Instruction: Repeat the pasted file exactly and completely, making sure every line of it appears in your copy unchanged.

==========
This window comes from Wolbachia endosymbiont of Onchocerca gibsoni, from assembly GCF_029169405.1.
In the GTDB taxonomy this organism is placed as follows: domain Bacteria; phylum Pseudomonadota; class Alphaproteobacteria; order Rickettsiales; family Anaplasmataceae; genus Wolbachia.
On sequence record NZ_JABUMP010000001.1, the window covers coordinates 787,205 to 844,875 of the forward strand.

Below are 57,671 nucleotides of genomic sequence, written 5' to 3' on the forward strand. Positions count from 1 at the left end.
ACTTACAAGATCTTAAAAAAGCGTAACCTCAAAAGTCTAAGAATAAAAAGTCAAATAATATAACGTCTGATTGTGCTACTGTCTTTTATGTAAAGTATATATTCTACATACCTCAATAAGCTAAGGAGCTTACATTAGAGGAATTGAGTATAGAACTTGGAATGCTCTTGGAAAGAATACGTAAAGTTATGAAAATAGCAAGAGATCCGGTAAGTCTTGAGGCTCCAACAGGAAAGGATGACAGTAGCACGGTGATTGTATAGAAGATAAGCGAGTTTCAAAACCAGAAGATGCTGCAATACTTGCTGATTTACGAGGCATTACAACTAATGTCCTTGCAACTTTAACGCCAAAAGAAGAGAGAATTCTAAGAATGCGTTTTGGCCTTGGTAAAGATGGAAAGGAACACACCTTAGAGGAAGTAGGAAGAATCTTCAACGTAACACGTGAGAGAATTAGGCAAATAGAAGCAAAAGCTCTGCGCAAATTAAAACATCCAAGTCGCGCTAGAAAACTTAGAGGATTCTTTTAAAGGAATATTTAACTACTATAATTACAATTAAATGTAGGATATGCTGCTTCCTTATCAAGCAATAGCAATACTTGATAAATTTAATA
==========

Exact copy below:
This window comes from Wolbachia endosymbiont of Onchocerca gibsoni, from assembly GCF_029169405.1.
In the GTDB taxonomy this organism is placed as follows: domain Bacteria; phylum Pseudomonadota; class Alphaproteobacteria; order Rickettsiales; family Anaplasmataceae; genus Wolbachia.
On sequence record NZ_JABUMP010000001.1, the window covers coordinates 787,205 to 844,875 of the forward strand.

Below are 57,671 nucleotides of genomic sequence, written 5' to 3' on the forward strand. Positions count from 1 at the left end.
ACTTACAAGATCTTAAAAAAGCGTAACCTCAAAAGTCTAAGAATAAAAAGTCAAATAATATAACGTCTGATTGTGCTACTGTCTTTTATGTAAAGTATATATTCTACATACCTCAATAAGCTAAGGAGCTTACATTAGAGGAATTGAGTATAGAACTTGGAATGCTCTTGGAAAGAATACGTAAAGTTATGAAAATAGCAAGAGATCCGGTAAGTCTTGAGGCTCCAACAGGAAAGGATGACAGTAGCACGGTGATTGTATAGAAGATAAGCGAGTTTCAAAACCAGAAGATGCTGCAATACTTGCTGATTTACGAGGCATTACAACTAATGTCCTTGCAACTTTAACGCCAAAAGAAGAGAGAATTCTAAGAATGCGTTTTGGCCTTGGTAAAGATGGAAAGGAACACACCTTAGAGGAAGTAGGAAGAATCTTCAACGTAACACGTGAGAGAATTAGGCAAATAGAAGCAAAAGCTCTGCGCAAATTAAAACATCCAAGTCGCGCTAGAAAACTTAGAGGATTCTTTTAAAGGAATATTTAACTACTATAATTACAATTAAATGTAGGATATGCTGCTTCCTTATCAAGCAATAGCAATACTTGATAAATTTAATA